INTRODUCTION: Solid-organ transplantation (SOT) is a well-known risk factor for invasive pulmonary aspergillosis (IPA). We report on the epidemiology and outcome of SOT patients with IPA in an intensive care unit (ICU) setting.
METHODS: This is a secondary study based on a subset of SOT patients from a prospective observational multicenter cohort (the AspICU project) including ICU patients with at least one Aspergillus spp. positive culture. Cases were classified as proven, probable, or putative IPA, or as Aspergillus-colonized. Mortality was reported at 12 weeks.
RESULTS: The study included 52 SOT patients (of which 18 lung, 17 liver, 12 kidney, and five heart transplants). Sixteen patients had proven IPA, 28 were categorized as putative IPA (of which only five reached a probable IPA diagnosis according to the European Organization for Research and Treatment of Cancer/Mycosis Study Group and Research Consortium criteria), and eight as Aspergillus-colonization. Among patients with IPA, 20 (45.5%) developed IPA during their ICU stay following transplantation whereas 24 patients (54.5%) had a medical ICU admission. Regarding medical imaging, nearly all IPA cases presented with non-specific findings as only nine demonstrated robust findings suggestive for invasive fungal disease. Overall, severity of the disease was reflected by a high prevalence of underlying conditions and acute organ derangements. Mortality among patients with IPA was 68%. Lung transplantation was associated with better survival (50%).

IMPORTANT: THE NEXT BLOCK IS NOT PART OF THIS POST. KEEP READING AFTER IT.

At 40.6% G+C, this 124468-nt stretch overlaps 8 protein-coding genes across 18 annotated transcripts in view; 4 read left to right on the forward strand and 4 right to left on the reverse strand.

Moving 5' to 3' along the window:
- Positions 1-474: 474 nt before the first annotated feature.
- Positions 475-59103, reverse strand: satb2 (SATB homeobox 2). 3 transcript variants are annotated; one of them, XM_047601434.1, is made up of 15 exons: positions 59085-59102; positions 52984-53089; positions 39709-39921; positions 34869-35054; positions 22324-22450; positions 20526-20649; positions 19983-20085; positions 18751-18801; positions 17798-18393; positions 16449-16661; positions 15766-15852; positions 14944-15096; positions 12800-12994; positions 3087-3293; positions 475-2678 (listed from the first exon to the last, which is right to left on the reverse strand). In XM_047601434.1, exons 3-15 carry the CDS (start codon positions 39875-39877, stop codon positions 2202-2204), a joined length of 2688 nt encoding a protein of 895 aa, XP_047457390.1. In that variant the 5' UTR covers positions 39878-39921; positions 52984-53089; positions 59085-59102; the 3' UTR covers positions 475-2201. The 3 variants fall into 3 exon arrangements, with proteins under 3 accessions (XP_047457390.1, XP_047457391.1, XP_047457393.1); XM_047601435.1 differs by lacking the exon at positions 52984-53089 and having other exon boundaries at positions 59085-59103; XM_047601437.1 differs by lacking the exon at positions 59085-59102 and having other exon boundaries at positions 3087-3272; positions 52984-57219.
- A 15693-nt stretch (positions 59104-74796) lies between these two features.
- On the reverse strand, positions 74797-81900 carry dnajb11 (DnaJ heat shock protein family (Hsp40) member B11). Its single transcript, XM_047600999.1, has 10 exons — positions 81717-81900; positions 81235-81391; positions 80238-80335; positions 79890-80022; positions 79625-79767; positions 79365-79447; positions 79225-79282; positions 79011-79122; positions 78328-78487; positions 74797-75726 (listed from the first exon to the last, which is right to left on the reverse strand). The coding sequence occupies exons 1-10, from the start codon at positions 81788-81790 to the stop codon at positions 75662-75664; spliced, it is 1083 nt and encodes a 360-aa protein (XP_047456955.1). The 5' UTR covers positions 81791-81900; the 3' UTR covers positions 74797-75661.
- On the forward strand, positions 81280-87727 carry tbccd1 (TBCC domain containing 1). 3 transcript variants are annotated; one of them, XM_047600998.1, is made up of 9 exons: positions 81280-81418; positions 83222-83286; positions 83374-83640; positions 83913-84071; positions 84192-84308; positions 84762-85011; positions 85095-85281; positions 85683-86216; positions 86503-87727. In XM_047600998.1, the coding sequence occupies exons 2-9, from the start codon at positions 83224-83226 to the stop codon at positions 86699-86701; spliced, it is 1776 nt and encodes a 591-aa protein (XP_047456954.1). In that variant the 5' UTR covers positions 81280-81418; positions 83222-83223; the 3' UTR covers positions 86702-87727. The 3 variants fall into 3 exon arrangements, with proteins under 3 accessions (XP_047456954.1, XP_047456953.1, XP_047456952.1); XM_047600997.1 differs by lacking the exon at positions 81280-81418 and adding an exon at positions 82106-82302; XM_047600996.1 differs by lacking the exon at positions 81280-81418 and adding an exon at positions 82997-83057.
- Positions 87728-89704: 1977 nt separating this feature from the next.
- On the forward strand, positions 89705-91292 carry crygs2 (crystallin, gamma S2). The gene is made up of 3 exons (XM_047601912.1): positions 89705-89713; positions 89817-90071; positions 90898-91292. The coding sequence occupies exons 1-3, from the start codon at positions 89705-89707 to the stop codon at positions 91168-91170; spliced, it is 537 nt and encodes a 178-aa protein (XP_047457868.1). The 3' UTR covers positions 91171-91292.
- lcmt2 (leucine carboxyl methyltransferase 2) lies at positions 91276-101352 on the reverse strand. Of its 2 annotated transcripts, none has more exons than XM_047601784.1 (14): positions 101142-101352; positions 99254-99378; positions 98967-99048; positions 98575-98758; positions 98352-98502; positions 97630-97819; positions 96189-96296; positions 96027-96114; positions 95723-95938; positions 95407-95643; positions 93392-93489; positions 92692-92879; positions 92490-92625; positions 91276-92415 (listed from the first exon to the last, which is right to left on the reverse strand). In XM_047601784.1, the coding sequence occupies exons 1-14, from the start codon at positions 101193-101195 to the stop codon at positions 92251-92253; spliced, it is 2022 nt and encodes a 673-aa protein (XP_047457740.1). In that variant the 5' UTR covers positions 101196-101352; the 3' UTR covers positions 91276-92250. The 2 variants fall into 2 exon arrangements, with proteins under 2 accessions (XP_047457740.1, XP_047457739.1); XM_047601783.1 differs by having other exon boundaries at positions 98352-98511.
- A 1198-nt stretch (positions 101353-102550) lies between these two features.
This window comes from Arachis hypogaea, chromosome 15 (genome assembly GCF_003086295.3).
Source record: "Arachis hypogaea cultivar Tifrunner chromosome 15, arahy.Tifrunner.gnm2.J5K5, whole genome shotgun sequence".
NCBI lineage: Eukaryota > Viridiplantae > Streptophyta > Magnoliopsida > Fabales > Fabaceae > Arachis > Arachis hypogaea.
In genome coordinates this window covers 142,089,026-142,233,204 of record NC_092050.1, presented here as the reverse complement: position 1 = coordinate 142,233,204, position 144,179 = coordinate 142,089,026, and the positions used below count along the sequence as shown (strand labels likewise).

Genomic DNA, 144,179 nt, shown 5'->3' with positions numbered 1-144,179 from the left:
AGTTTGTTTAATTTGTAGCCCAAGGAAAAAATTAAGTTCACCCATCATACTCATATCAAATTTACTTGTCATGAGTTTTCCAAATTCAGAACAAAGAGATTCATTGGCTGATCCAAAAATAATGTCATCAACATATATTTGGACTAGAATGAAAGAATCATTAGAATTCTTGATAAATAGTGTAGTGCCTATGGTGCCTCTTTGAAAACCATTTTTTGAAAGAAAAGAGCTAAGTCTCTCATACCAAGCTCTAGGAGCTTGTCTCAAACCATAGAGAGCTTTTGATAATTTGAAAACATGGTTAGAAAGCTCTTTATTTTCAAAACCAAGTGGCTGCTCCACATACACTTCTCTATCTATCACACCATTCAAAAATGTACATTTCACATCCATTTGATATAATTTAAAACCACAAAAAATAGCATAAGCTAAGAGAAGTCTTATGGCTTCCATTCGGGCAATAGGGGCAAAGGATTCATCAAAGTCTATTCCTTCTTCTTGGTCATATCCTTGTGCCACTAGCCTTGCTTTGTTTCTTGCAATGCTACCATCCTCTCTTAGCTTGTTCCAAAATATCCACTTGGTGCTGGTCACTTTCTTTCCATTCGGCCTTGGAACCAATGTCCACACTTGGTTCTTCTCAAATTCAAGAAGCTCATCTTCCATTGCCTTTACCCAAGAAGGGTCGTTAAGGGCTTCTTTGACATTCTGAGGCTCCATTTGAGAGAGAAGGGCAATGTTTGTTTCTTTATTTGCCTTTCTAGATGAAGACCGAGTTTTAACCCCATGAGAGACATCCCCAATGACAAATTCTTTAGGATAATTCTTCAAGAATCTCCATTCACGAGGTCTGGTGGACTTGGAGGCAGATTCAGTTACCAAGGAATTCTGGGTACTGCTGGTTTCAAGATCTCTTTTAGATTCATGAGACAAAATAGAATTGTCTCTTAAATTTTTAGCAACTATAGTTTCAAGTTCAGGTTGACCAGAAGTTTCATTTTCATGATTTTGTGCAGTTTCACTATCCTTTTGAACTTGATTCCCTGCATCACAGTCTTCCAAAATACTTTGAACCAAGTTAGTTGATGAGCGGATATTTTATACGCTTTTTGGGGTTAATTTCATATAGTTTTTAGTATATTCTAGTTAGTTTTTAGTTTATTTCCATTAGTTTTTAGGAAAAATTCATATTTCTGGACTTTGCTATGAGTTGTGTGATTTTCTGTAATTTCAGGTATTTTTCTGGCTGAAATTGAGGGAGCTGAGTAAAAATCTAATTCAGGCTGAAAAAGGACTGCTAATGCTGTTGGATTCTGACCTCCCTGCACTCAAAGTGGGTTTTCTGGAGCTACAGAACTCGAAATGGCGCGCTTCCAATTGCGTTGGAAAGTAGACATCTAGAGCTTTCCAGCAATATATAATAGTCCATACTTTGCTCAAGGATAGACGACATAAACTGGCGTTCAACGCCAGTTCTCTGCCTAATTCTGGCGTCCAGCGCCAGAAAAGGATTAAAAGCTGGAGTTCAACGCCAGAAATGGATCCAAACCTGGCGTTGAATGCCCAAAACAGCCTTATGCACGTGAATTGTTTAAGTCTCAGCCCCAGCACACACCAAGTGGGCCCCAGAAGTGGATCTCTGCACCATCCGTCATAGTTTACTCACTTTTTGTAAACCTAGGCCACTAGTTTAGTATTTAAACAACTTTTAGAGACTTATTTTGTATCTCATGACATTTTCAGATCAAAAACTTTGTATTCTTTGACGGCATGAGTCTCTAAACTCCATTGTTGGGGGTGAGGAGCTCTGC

CONCLUSION: IPA in SOT patients in the ICU develops in the presence of overall high severity of the disease. It rarely presents with suggestive medical imaging thereby hampering diagnosis. IPA in ICU patients with SOT carries a grim prognosis.